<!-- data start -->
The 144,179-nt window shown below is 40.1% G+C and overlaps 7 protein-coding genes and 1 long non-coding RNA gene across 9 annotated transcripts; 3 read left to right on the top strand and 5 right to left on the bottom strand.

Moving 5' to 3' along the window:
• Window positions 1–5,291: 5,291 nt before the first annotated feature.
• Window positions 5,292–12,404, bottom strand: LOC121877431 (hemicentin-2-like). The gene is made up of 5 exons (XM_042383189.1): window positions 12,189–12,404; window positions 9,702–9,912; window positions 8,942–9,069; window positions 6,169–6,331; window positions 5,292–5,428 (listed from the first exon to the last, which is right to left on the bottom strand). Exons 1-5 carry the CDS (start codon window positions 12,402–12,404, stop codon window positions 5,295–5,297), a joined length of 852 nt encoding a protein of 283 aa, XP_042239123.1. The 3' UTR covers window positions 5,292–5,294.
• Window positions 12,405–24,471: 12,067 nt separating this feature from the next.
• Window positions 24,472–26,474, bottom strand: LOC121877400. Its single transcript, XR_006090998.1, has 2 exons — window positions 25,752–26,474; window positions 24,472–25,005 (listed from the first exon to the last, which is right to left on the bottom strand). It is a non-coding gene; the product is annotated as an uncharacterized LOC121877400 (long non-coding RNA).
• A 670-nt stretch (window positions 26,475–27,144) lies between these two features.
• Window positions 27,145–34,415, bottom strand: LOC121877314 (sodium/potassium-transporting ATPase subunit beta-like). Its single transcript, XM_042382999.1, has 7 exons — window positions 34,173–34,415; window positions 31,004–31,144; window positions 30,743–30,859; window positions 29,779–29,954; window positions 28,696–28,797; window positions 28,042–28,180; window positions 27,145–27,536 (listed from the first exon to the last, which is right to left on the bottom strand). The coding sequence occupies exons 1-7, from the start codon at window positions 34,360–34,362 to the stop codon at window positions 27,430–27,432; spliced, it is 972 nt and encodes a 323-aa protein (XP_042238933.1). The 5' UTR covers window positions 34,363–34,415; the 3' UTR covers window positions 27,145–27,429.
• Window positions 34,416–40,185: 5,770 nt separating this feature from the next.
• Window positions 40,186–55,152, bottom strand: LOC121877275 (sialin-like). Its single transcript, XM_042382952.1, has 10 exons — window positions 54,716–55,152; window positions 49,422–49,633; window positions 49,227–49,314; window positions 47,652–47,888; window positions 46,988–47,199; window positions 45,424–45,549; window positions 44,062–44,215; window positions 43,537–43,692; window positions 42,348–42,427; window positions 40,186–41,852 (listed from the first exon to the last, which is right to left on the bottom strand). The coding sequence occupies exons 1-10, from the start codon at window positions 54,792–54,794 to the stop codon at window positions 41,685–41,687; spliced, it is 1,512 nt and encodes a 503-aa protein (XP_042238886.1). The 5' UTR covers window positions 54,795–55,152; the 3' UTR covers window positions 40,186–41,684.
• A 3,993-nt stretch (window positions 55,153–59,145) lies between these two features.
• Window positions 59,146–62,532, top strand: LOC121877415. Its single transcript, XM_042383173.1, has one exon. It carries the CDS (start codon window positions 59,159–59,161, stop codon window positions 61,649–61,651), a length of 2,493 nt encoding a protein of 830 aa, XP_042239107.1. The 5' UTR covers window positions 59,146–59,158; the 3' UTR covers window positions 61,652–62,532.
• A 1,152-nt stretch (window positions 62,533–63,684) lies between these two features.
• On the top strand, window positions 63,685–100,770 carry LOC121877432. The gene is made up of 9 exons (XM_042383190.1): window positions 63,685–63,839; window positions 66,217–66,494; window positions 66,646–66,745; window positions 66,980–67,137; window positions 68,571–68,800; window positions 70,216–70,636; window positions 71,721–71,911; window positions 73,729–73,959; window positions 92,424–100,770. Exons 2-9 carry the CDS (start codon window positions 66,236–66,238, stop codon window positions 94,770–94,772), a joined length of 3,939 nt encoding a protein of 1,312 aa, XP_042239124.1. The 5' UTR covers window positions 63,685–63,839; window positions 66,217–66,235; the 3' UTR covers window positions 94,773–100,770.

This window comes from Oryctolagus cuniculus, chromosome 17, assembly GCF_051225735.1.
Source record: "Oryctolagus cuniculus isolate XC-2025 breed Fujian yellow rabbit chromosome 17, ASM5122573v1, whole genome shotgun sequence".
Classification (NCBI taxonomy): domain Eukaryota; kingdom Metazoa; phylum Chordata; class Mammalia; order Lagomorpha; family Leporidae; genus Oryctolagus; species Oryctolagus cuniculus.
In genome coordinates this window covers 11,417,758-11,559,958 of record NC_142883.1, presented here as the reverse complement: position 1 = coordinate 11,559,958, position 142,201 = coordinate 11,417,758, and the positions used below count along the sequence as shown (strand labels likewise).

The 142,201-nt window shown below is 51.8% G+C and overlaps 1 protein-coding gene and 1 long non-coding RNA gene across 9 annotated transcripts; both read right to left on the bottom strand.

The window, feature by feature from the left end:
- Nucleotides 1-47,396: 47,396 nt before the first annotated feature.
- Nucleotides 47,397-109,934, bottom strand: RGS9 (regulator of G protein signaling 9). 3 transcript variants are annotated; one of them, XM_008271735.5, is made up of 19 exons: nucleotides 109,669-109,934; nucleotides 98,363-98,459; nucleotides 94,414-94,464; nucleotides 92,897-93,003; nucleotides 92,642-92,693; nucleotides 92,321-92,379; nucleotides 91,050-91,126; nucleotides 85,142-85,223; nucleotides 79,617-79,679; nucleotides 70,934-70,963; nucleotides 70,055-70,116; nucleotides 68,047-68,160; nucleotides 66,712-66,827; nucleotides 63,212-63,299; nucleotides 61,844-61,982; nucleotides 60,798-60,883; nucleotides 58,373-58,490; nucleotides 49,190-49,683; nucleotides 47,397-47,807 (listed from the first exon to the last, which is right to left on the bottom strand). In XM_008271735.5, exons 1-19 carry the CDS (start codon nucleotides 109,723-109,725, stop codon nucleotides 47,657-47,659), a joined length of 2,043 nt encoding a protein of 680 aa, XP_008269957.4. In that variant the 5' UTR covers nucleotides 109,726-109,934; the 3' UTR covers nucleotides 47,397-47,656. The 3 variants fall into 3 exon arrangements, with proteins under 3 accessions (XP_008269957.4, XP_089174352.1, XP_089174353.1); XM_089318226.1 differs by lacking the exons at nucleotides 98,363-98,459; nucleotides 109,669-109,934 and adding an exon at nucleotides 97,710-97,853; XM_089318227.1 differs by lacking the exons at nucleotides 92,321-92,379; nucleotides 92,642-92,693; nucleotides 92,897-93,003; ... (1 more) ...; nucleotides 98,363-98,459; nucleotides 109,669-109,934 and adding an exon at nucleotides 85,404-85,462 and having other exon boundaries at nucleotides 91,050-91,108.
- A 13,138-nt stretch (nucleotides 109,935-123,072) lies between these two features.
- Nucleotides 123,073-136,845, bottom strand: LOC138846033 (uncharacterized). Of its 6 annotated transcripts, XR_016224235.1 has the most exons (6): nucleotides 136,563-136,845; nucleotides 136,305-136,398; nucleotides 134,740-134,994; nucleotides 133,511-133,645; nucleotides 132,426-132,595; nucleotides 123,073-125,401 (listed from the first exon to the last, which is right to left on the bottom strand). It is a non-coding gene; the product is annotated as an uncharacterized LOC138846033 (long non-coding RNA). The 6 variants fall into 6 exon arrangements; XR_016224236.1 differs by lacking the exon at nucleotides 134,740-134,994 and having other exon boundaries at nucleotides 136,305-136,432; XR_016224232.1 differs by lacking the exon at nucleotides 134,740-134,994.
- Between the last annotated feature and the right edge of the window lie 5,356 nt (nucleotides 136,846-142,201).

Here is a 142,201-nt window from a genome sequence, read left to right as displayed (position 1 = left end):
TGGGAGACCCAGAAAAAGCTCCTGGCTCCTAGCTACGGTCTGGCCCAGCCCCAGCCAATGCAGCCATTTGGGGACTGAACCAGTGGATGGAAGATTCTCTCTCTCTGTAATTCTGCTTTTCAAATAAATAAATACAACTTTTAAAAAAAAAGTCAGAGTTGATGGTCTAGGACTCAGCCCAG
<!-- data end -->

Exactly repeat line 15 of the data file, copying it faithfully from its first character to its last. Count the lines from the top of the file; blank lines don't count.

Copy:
This window comes from Oryctolagus cuniculus, chromosome 17, assembly GCF_051225735.1.